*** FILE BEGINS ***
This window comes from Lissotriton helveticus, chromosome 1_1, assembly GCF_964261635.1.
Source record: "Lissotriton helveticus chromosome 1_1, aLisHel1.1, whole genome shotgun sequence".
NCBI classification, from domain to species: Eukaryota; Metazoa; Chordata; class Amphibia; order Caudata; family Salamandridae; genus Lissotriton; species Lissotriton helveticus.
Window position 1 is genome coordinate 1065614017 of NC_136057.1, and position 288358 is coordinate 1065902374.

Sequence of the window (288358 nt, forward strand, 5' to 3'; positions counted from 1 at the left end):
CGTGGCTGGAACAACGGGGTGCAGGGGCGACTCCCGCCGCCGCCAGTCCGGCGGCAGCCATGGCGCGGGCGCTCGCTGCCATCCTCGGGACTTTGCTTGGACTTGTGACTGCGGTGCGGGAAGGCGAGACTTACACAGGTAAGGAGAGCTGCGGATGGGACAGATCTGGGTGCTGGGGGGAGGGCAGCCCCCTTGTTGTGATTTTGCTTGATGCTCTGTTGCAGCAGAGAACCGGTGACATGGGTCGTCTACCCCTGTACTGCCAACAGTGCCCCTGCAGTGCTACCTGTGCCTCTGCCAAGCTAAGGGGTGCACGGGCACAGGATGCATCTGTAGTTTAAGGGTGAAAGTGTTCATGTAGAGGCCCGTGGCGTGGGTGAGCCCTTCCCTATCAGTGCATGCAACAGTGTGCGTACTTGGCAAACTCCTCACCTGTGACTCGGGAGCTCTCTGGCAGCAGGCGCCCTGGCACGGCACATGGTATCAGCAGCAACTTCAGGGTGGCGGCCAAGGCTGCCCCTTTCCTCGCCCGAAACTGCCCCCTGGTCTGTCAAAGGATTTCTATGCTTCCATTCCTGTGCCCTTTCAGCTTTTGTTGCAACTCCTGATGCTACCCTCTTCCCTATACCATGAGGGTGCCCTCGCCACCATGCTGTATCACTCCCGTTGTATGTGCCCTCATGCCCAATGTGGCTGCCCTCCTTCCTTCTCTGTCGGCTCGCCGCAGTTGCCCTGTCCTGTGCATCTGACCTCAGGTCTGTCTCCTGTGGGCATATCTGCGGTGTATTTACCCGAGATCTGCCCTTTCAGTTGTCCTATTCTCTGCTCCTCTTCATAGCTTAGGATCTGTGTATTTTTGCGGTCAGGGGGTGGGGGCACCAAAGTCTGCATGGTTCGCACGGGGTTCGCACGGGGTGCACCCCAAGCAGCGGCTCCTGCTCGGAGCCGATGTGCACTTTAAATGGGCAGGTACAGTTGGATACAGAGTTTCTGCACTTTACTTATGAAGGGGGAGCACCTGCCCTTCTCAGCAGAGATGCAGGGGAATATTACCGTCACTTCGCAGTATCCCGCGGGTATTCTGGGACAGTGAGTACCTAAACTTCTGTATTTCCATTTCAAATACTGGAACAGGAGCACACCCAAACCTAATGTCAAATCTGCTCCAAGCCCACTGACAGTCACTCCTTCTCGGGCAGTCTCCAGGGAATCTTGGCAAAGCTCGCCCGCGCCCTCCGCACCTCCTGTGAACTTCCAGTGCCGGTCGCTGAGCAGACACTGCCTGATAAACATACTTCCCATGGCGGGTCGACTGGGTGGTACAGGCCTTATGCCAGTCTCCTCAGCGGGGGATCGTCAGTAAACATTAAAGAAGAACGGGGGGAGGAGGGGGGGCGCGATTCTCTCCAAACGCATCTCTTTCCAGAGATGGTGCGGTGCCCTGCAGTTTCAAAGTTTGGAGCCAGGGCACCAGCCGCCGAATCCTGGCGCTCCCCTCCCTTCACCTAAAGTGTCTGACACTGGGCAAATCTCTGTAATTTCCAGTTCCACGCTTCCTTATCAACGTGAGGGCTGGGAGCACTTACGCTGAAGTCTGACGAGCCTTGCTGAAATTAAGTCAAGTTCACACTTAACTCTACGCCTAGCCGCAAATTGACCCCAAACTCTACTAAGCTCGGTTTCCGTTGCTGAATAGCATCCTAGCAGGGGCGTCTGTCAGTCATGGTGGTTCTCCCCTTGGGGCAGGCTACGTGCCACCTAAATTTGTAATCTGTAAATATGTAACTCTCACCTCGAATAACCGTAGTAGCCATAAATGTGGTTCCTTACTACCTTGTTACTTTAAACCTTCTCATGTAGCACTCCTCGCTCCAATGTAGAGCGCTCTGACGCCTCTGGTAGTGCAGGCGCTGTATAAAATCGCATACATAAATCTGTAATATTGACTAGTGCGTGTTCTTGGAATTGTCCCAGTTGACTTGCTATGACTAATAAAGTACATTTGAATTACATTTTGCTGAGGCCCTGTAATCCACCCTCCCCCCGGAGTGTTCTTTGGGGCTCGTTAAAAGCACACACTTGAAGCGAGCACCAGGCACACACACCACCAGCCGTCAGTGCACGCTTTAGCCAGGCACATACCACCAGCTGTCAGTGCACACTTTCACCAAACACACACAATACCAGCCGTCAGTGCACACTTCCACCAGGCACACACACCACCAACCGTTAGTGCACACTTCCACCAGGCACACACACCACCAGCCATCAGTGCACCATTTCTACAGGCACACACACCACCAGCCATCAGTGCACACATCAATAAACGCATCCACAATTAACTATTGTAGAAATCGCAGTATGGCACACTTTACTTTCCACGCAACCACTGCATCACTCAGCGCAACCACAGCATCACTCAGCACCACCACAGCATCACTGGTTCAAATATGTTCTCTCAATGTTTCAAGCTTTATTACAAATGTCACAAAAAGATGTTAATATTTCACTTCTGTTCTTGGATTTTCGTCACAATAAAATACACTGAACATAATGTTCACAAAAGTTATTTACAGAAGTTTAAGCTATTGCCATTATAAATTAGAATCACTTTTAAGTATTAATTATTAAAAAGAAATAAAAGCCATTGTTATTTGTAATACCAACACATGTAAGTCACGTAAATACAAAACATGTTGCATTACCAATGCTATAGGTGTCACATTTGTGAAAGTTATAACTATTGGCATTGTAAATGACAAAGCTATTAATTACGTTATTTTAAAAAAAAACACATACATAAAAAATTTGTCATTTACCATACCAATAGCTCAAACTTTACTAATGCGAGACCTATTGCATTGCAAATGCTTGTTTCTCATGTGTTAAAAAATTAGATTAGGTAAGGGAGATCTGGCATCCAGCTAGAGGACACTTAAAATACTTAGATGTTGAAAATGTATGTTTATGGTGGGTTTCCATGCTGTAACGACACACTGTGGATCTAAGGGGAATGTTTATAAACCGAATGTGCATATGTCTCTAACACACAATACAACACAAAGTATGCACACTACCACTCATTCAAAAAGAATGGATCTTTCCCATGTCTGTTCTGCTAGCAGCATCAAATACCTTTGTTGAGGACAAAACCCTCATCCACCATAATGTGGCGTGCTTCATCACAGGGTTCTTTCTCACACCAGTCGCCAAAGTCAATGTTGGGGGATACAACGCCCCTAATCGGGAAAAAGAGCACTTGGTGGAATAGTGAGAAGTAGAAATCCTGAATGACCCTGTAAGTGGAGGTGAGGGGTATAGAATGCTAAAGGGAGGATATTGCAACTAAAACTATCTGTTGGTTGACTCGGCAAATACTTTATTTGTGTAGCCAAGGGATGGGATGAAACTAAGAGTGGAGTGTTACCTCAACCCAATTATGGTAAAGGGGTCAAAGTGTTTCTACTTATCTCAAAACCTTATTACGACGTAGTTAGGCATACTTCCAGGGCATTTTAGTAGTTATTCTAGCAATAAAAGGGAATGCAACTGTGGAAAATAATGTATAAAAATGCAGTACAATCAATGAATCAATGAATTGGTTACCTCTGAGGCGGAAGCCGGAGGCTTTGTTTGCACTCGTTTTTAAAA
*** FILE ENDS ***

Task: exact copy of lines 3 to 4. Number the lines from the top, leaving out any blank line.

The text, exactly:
NCBI classification, from domain to species: Eukaryota; Metazoa; Chordata; class Amphibia; order Caudata; family Salamandridae; genus Lissotriton; species Lissotriton helveticus.
Window position 1 is genome coordinate 1065614017 of NC_136057.1, and position 288358 is coordinate 1065902374.